If the patient is asymptomatic in a three weeks lapse, these tests may return to normality, but it should be treated carefully. However, if the patient is symptomatic, some studies demonstrate that after one month, the tests are still abnormal. So it depends on the treatment, the extension of the damage, and its further care. Moreover, if we are talking about exercise, these tests should be normal again in a lapse of 10 days.
What foods can cause elevated liver enzymes?
The food intake and the food that we choose to eat will play a significant role in our health, especially for the liver. Metabolic Syndrome is a rising concern for public health in every country of the world. Furthermore, a sedentary lifestyle and eating junk or processed foods are major risk factors.
Nevertheless, how does this condition correlate to elevated liver enzymes? The high levels of cholesterol in the blood cannot be excreted, and when this happens, the cholesterol may act as a toxin causing liver injury. If there are no lifestyle changes, it may lead to a Non-Alcoholic Fatty Liver Disease.
So which foods should you really avoid to have a healthy liver? The following list may help you:
- Junk Food or Fast Food high in fat (Hamburgers, French fries, Pizza, Pasta, etc.)
- Pastries (Cookies, cakes, ice cream, etc.)
- Processed Foods.
Can the liver repair itself?
Yes, the liver is a unique organ with a special way to regenerate itself from an injury and keeping the liver function. With an astonishing amount of blood running through it every day and a particular set of cells, the liver, to maintain its functions will activate unique mechanisms to keep the balance within the body.
The liver has the ability to repair itself after the removal of a part of the liver or an infection. After the liver injury, the organism activates a mechanism that is “asleep” under normal circumstances called mitosis, which is basically the replication of the cell.
After this happens, the liver can regenerate itself to its full size, but only the mass, as it does not recover the original shape.
However, if the damage is continuous and incisive, the regeneration mechanism will be “exhausted” and damaged. It won’t have all that it needs to make replicas of the primary cells; instead, it will create a scar (liver fibrosis), which produces more liver damage by inducing rearrangement of the blood circulation within the liver leading to chronic liver injury.
Does everyone with elevated liver enzymes need a liver biopsy?
No, although the liver biopsy is an excellent tool that enables the physician to see what is happening directly in the cells, it is not the first choice. Due to its invasive nature, the physician should perform all of the other non-invasive tests first, like the evaluation of transaminases. However, if the cause of the condition remains unknown, the physician will perform a biopsy.
The biopsy should be considered in patients whom the diagnosis is in question, and when the exact diagnosis is very likely to alter the management of the disease. However, before this test, patients receive education about their condition and the procedure itself, including alternatives, risks, benefits, and limitations.
The physician usually performs this test when the patient is hospitalized due to its possible complications like internal bleeding or perforation. It is useful in patients with atypical clinical features, allowing the physician to distinguish between diseases and staging chronic hepatitis due to Hepatitis B or C.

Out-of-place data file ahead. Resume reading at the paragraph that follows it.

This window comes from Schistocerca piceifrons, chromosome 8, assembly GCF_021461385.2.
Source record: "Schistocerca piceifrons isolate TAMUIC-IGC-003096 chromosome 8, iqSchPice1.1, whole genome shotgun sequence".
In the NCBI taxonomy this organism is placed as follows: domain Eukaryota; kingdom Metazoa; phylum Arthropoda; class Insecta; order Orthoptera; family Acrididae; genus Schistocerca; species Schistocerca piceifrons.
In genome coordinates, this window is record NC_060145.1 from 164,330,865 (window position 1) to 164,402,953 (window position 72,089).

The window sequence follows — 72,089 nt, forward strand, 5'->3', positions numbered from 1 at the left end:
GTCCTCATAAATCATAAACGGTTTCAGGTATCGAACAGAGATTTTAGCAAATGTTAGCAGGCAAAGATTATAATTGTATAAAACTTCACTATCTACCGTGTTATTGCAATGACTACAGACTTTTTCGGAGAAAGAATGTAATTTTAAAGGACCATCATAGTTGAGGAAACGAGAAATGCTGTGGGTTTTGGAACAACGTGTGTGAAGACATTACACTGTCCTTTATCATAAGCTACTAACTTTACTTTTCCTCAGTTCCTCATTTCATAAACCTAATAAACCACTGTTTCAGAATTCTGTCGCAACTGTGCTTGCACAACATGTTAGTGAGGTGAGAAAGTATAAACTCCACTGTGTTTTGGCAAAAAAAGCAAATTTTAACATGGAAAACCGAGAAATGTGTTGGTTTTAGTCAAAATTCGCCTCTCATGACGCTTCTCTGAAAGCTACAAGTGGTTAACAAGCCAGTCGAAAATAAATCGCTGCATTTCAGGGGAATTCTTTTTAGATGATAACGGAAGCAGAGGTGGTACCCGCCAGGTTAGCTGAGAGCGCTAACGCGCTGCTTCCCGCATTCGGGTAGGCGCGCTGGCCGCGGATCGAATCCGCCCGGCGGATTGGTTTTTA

What tests and procedures diagnose the cause of abnormal levels of liver enzymes?
There is a wide variety of tests and procedures that may help diagnose the cause of abnormal levels of liver enzymes. It goes from blood tests to take a portion of the liver and study the tissue and the extension of hepatocellular injury. Of course, a physician may not need all of these tests to diagnose; the first and most important procedure is a good clinical history, family history of diseases, and a complete physical examination. However, here is a list of the most common tests.
- Liver Function Test (Includes transaminases, bilirubin level, alkaline phosphatase, L-lactate dehydrogenase)
- Blood test (Hemoglobin, red blood cells count, white blood cells count, platelets, blood sugar, amongst others)
- Abdominal Ultrasonography (Emphasis in the liver)
- Liver biopsy
- Computerized tomography
- Surface antibodies and antigens (Specific for Hepatitis B that indicates if the patient has protection through vaccination or if the patient is currently infected)
All of these tests, with the correct use, will give the physician a complete insight into the disease. This enables the doctor to perform an assertive diagnosis, choose the specific treatment for the condition, and avoid any complications.
How can you reduce liver inflammation?
It is possible to reduce liver inflammation, and there are a couple of things you can do. The most effective way aside from pharmacological treatment is the change of lifestyle to have a healthy liver.
Dietary changes are the first to be taken into consideration; the diet should be based on the food pyramid; here are some products you should include:
- Low sugar or sugar-free foods
- Complex carbohydrates in the form of low-processed cereal products, like oatmeal, brown rice, beans, quinoa, and whole-grain bread.
- Food that is rich in antioxidants like broccoli, pecans, spinach, berries, and artichoke.
- Protein-rich products
Also, avoiding alcohol, drugs, and processed products with a high content of fat or sugar will reduce the inflammation. Therefore, in order to help the liver, the exercise provides the fat loss and helps the liver in its recovery process.
Are you having symptoms of hepatitis?
This tool is a hepatitis symptoms checker. It will help you to assess how likely it is for you to have either of these conditions. To use the tool is free, and it would only take a few minutes.